STOCKHOLM, July 2 (Reuters) – There is plenty at stake for surfing when it makes its Olympic debut in Tokyo – and it is not just the gold medals. If the introduction is successful, it could pave the way for more events, thus more medals, being available for surfers at future Games.
There are two gold medals up for grabs in Tokyo, one each for men and women using shortboards.
Should these competitions provide the spectacular drama and visuals usually associated with the sport, other events such as longboards, bodyboards and stand-up paddleboards (SUPs) may be included at future Games.
The breakthrough has been a long time coming for surfing.
Often referred to as the father of modern surfing, Hawaiian Duke Kahanamoku won three gold medals in swimming at the Stockholm 1912 and Antwerp 1920 Games and he expressed his dream to see the sport included in the Olympics while accepting his medal at the 1912 Games.
Some 109 years later, that dream will come true at Tsurigasaki Beach on Japan’s Pacific coast, around 100 km from the Olympic stadium in Tokyo.
At approximately 1.8 metres in length, the shortboards usually have three small fins on the underside and a pointed nose, which gives skilled riders the freedom to carry out tight turns and dynamic changes of direction that are harder to pull off on larger boards.
In the competition, traditional powers such as the United States and Australia will go up against a new crop of Brazilian surfers who are keen to make their mark on the Olympic stage.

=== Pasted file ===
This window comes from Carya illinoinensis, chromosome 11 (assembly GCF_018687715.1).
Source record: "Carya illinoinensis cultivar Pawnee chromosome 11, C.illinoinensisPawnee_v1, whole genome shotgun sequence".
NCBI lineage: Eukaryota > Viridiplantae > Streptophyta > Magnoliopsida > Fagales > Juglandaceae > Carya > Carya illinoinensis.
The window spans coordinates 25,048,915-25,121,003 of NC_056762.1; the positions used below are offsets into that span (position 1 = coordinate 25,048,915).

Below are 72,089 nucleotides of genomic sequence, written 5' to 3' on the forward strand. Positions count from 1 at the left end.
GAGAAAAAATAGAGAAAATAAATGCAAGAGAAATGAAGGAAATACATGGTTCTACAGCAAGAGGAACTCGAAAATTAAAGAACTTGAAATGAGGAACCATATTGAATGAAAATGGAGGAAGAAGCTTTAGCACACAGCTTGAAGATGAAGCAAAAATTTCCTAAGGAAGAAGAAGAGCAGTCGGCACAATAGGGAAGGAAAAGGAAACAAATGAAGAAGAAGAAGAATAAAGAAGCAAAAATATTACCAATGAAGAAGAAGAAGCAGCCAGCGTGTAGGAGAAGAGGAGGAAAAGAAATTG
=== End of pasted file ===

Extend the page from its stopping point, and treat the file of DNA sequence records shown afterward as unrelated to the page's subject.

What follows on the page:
Gabriel Medina will lead the Brazilian charge, having made five of the six finals in the 2021 World Surf League (WSL) men’s season so far, winning twice, and he will come under pressure from his compatriot and world champion Italo Ferreira.
The new wave will not have it all their own way, however, and U.S. surfer John John Florence, the 2016 and 2017 WSL champion, will be hoping to recover from a knee injury in time to do battle with the Brazilians.
In the women’s competition, 28-year-old American Carissa Moore will be hoping to add a first Olympic gold to her four World Surf League titles, but she will face a stiff challenge led by seven-time world champion Stephanie Gilmore of Australia.
With high temperatures likely in the height of the Japanese summer and the chance of powerful typhoon-generated waves, the stage is set for a spectacular start to surfing’s Olympic era.
Reporting by Philip O’Connor, editing by Pritha Sarkar
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